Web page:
Last month, I penned an article entitled: ESG: Woke Capitalism or Smart Investing?
In that article, I noted that not only is ESG a voluntary investment strategy, so opposition to it based on government interference is irrational, but many of the fundamentals of this strategy are already used by funds, retirement plans and individual companies that have a fiduciary responsibility to their shareholders to assess any and all liabilities related to lack of environmental, social, and governance oversight.
To give you an example of what I’m talking about, consider the news last week that the Net-Zero Asset Owner Alliance (NZAOA), a group of institutional investors that oversees $11 trillion in assets is now advising members to halt direct funding of any new investments in fields, pipelines or power plants that are fueled by oil or gas.
Well, it has nothing to do with hugging trees, folks.
It’s all about risk management.
In its latest investor note, NZAOA reps said members that continue investing in oil and gas will probably be saddled with stranded assets.
If you’re unfamiliar, let me explain what is meant by “stranded assets.”
As the world transitions away from fossil fuels and towards renewable energy, and as new climate mitigation efforts being instituted by most of the countries in the world take hold, we’re left with a scenario where fossil fuel resources won’t be burned and fossil fuel infrastructure will no longer be needed, which makes this infrastructure a liability. This is what is meant by stranded assets.
The London School of Economics and Political Science (LSE), explains it a bit better by noting that there are several factors which could lead to assets becoming stranded. These include: new government regulations that limit the use of fossil fuels (like carbon pricing); a change in demand (for example, a shift towards renewable energy because of lower energy costs); or even legal action against high emitters.
The first two of those factors already exist, and legal action (at least in any significant way), is not far behind.
The LSE also identified who is most exposed to the risk of stranded assets, and how much they could lose.
Check it out …
The risk of stranded assets might not be fully reflected in the value of companies that extract, distribute or rely heavily on fossil fuels. If this risk were priced in, a sudden drop in value could result, presenting a risk to investors and shareholders.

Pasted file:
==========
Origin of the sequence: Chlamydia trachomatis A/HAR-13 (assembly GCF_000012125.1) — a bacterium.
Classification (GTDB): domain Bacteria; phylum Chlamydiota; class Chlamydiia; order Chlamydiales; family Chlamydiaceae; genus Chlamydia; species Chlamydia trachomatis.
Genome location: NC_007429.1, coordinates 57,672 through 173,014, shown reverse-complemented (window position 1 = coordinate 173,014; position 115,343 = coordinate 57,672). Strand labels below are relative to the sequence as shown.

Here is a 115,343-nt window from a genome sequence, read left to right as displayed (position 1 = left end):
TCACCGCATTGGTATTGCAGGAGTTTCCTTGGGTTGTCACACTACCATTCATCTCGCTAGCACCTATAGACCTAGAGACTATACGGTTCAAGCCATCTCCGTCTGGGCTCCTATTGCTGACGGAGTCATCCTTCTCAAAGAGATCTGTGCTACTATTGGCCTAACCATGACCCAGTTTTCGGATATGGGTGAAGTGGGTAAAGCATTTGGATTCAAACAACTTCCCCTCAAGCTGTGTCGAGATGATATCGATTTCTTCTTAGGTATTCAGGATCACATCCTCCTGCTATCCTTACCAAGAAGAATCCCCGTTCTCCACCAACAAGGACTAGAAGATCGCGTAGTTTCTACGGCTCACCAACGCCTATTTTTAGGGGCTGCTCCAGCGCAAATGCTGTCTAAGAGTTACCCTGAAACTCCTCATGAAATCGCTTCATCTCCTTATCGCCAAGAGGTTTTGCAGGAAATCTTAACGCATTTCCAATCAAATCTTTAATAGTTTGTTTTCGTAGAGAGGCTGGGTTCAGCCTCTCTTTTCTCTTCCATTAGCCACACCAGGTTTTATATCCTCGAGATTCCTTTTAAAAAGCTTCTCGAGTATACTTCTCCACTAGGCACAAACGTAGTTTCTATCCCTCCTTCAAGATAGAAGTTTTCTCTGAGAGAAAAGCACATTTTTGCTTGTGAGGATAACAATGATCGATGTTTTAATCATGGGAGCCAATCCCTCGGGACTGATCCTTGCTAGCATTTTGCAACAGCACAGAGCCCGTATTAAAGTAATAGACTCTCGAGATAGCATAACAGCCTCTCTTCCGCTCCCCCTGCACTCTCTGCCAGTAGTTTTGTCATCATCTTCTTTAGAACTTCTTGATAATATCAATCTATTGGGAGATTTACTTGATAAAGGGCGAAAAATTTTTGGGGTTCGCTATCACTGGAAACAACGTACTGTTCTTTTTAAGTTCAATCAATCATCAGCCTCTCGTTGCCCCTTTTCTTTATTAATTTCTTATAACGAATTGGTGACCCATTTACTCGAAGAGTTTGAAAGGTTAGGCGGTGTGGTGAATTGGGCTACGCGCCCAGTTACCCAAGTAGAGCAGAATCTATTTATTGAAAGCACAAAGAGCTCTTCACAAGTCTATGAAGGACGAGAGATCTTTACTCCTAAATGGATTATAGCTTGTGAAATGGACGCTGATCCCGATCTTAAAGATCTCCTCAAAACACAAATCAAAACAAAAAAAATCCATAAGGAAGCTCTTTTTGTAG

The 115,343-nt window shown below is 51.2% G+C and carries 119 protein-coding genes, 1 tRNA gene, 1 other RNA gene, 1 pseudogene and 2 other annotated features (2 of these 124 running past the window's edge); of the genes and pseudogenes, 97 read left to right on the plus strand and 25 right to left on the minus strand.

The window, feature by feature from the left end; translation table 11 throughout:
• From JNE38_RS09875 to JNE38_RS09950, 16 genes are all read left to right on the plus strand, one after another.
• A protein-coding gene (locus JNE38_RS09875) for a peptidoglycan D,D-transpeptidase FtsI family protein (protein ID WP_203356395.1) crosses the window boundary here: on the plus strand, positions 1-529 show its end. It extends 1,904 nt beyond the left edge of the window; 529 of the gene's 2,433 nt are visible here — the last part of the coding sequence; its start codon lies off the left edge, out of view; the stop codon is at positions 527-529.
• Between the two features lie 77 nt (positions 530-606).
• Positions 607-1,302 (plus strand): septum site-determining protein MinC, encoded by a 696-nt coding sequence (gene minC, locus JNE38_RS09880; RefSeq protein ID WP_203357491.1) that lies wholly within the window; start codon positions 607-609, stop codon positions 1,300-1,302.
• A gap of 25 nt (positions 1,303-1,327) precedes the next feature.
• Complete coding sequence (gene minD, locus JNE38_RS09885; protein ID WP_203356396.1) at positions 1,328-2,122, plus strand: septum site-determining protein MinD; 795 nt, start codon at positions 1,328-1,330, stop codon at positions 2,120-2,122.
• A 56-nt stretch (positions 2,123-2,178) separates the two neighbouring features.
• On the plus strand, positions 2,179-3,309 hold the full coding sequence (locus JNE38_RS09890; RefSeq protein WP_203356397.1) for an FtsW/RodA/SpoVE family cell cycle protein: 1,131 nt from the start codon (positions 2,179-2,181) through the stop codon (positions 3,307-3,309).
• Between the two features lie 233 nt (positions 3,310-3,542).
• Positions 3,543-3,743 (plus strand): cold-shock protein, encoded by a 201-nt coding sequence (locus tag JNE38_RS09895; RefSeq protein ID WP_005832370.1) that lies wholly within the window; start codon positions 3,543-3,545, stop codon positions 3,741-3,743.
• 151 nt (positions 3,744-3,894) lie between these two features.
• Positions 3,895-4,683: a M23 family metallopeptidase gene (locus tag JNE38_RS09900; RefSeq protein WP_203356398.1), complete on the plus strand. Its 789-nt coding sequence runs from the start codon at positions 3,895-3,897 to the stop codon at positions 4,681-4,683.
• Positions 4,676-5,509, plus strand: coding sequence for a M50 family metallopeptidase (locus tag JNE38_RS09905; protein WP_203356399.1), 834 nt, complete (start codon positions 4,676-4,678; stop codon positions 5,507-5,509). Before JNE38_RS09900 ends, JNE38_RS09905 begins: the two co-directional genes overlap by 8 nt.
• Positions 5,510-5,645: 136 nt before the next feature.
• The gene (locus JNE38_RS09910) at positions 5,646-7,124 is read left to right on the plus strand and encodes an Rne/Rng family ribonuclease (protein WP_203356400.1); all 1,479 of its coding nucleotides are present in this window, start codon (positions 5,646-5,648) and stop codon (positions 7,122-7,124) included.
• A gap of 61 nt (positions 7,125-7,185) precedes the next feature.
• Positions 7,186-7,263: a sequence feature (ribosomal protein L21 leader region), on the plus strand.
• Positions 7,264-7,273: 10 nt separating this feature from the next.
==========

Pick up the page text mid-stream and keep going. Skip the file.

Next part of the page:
Those who have invested in fossil fuel companies, including people who have purchased the companies’ stocks or bonds, are most at risk, with cascading impacts on companies that use fossil fuels. This includes a wide variety of people and institutions such as individual investors, banks, pension funds, insurance companies and universities, among others. As a result, the divestment movement encourages people to talk to their pension funds about reducing climate risk exposure. A recent study published in Nature suggests that most losses would be borne by individuals in wealthy countries through their pensions and invested savings, particularly in the UK and the US, where individuals own the majority of potentially stranded assets.
The economic impact of stranded assets could amount to trillions of dollars. However, the size of potential losses is difficult to estimate because it depends on different future scenarios and how they would affect the value of the underlying assets. For example, an oil company could diversify its portfolio to include renewable energy. But, to get an idea of the scale, global estimates of potential stranded fossil fuel assets amount to at least $1 trillion.
When the news came out that NZAOA would be eschewing new oil and gas investments, some folks were quick to call out the decision as an exercise in wokeness. But it was not. It’s simply an exercise in fiduciary responsibility. And to ignore the potential threat of stranded assets is an exercise in recklessness.
We know that this transition away from fossil fuels and towards renewable energy and vehicle electrification is happening.
We know that by 2030, more than half of all vehicles sold in the US will be electric.
We know that by 2040, nearly 70% of new vehicles sold across the globe will be electric.
And we know that by 2040, renewables will make up 51 percent of the global power mix, with natural gas demand peaking in just 7 to 8 years, according to the International Energy Association.
So yes, given what we know now about the transition of our global energy economy, which is well underway, “stranded assets” represent a very real risk to investors, and should not be trivialized.